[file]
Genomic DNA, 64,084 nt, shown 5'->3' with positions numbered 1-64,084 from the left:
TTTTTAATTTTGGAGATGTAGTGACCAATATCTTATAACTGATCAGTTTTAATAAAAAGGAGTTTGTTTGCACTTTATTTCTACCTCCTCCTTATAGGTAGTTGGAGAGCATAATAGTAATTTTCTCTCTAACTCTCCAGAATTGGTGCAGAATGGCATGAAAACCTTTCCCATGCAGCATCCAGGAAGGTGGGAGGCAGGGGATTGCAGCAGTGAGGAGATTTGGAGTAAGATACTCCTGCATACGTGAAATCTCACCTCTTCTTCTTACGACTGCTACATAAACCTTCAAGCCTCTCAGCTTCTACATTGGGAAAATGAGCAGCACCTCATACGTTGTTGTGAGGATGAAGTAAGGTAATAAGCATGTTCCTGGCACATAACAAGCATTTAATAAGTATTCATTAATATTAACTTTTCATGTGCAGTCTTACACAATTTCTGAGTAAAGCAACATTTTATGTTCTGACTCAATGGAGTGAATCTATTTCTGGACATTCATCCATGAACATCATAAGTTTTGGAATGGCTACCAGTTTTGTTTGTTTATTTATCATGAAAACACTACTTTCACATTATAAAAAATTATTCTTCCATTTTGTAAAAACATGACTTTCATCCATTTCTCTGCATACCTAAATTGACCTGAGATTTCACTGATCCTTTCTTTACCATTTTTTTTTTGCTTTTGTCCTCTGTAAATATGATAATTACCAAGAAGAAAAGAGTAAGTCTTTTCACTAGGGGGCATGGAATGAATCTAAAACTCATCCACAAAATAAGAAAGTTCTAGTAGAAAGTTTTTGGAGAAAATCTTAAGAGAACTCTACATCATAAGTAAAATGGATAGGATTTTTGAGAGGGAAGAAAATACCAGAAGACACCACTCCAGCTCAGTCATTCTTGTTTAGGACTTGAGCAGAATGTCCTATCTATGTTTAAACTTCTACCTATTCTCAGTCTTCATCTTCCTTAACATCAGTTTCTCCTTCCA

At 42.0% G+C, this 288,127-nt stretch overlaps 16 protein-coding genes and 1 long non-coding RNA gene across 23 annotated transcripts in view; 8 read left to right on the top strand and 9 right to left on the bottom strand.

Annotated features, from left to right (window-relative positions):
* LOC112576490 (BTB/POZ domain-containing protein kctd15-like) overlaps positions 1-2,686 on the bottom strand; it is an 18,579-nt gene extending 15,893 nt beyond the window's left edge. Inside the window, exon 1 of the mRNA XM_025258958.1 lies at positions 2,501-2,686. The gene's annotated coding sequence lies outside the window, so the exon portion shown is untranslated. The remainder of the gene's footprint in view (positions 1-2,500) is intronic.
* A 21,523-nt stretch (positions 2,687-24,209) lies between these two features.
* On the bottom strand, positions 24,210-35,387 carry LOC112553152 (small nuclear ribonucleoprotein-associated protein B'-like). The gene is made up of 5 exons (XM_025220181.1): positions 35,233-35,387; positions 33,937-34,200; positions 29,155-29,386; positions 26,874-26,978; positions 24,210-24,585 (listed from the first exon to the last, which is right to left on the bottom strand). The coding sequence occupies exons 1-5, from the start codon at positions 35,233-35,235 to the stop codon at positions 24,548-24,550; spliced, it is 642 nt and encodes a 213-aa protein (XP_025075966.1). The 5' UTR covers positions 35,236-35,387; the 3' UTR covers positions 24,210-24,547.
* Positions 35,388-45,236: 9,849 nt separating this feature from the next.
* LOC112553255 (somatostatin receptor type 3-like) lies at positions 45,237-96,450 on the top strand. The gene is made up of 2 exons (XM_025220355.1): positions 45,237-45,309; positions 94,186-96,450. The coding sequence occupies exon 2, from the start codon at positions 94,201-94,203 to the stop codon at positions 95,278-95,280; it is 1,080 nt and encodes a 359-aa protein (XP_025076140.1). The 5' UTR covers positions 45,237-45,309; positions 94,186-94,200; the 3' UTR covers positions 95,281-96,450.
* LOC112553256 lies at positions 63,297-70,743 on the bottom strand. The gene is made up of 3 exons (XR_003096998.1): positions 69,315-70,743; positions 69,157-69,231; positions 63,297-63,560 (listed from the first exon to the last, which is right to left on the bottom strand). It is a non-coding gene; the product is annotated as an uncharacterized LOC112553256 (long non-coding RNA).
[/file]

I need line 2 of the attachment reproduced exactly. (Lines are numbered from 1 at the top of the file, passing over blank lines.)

TTTTTAATTTTGGAGATGTAGTGACCAATATCTTATAACTGATCAGTTTTAATAAAAAGGAGTTTGTTTGCACTTTATTTCTACCTCCTCCTTATAGGTAGTTGGAGAGCATAATAGTAATTTTCTCTCTAACTCTCCAGAATTGGTGCAGAATGGCATGAAAACCTTTCCCATGCAGCATCCAGGAAGGTGGGAGGCAGGGGATTGCAGCAGTGAGGAGATTTGGAGTAAGATACTCCTGCATACGTGAAATCTCACCTCTTCTTCTTACGACTGCTACATAAACCTTCAAGCCTCTCAGCTTCTACATTGGGAAAATGAGCAGCACCTCATACGTTGTTGTGAGGATGAAGTAAGGTAATAAGCATGTTCCTGGCACATAACAAGCATTTAATAAGTATTCATTAATATTAACTTTTCATGTGCAGTCTTACACAATTTCTGAGTAAAGCAACATTTTATGTTCTGACTCAATGGAGTGAATCTATTTCTGGACATTCATCCATGAACATCATAAGTTTTGGAATGGCTACCAGTTTTGTTTGTTTATTTATCATGAAAACACTACTTTCACATTATAAAAAATTATTCTTCCATTTTGTAAAAACATGACTTTCATCCATTTCTCTGCATACCTAAATTGACCTGAGATTTCACTGATCCTTTCTTTACCATTTTTTTTTTGCTTTTGTCCTCTGTAAATATGATAATTACCAAGAAGAAAAGAGTAAGTCTTTTCACTAGGGGGCATGGAATGAATCTAAAACTCATCCACAAAATAAGAAAGTTCTAGTAGAAAGTTTTTGGAGAAAATCTTAAGAGAACTCTACATCATAAGTAAAATGGATAGGATTTTTGAGAGGGAAGAAAATACCAGAAGACACCACTCCAGCTCAGTCATTCTTGTTTAGGACTTGAGCAGAATGTCCTATCTATGTTTAAACTTCTACCTATTCTCAGTCTTCATCTTCCTTAACATCAGTTTCTCCTTCCA